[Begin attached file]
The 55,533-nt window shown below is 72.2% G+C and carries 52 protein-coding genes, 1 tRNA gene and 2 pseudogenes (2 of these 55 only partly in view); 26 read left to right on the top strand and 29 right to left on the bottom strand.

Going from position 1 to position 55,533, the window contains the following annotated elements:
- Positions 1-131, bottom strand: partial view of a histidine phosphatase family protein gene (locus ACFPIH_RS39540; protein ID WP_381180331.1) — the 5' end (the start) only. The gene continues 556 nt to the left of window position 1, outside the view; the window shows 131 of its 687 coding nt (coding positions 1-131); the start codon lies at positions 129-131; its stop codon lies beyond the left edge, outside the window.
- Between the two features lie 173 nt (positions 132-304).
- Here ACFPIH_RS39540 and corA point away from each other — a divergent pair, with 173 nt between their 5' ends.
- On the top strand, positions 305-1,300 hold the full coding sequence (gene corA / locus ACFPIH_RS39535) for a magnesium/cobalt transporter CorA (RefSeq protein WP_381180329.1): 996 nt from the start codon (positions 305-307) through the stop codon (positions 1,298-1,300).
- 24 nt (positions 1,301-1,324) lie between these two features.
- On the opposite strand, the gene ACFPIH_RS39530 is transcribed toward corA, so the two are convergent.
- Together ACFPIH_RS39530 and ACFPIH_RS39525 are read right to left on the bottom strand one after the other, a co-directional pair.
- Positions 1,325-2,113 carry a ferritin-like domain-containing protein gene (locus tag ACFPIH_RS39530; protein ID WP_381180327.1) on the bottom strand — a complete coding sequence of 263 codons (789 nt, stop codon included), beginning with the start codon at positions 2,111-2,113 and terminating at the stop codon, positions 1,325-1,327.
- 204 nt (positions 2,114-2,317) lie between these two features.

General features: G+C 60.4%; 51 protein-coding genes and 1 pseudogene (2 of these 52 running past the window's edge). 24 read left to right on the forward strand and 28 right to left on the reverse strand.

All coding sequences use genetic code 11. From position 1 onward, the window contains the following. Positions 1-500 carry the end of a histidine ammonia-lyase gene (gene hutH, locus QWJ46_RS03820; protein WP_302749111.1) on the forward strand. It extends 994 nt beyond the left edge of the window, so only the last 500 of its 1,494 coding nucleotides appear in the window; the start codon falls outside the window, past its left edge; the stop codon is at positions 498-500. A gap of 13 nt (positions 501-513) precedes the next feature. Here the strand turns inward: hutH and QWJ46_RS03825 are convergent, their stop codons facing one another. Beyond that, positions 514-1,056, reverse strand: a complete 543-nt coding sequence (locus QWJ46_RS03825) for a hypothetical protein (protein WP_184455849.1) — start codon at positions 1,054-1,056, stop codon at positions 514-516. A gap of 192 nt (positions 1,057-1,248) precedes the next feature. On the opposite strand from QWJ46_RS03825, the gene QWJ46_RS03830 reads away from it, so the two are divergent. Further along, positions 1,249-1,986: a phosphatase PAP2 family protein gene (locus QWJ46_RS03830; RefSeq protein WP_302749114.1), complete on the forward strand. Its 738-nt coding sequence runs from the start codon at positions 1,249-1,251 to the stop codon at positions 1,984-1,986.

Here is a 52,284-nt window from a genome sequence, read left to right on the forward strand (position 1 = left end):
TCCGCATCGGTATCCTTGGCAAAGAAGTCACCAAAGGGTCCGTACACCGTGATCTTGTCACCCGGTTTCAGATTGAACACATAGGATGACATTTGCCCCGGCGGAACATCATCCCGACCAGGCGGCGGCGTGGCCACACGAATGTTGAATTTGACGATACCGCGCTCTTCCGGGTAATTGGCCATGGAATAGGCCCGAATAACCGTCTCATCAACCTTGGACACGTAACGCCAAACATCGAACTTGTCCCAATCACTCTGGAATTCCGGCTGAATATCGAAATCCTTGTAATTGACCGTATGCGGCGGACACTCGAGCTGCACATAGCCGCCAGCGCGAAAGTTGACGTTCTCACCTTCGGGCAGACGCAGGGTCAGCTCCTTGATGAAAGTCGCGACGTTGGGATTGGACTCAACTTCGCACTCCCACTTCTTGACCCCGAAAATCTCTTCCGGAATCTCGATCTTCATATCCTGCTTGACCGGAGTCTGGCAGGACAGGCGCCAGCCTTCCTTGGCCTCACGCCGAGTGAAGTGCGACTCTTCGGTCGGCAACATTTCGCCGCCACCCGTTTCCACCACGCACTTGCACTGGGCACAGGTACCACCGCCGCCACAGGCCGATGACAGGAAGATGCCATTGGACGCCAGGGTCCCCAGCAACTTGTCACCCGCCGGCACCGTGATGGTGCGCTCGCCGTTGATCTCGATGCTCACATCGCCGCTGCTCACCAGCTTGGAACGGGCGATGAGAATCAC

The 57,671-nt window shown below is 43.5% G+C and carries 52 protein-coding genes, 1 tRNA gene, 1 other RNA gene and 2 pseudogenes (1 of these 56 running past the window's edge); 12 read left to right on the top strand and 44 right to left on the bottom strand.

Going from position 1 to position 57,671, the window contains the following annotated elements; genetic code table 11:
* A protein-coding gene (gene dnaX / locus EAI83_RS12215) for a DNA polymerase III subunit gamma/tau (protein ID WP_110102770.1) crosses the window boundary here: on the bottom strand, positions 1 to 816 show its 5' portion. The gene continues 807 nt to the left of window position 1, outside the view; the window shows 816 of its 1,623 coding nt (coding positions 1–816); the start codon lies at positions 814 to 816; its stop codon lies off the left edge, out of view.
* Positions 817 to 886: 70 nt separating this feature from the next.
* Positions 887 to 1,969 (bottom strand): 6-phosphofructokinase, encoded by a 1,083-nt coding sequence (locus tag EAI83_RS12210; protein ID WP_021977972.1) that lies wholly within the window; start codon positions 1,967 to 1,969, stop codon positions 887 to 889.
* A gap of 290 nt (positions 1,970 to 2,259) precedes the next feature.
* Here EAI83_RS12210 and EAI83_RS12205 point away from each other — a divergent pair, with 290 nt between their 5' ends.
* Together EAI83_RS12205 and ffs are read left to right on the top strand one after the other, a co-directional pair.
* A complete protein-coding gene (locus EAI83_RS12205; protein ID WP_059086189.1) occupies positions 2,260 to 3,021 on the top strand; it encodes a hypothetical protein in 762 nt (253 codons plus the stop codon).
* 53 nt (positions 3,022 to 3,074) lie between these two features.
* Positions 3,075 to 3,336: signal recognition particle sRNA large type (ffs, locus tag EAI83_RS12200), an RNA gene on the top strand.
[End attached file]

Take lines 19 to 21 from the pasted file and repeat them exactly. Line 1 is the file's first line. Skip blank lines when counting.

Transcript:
* Positions 817 to 886: 70 nt separating this feature from the next.
* Positions 887 to 1,969 (bottom strand): 6-phosphofructokinase, encoded by a 1,083-nt coding sequence (locus tag EAI83_RS12210; protein ID WP_021977972.1) that lies wholly within the window; start codon positions 1,967 to 1,969, stop codon positions 887 to 889.
* A gap of 290 nt (positions 1,970 to 2,259) precedes the next feature.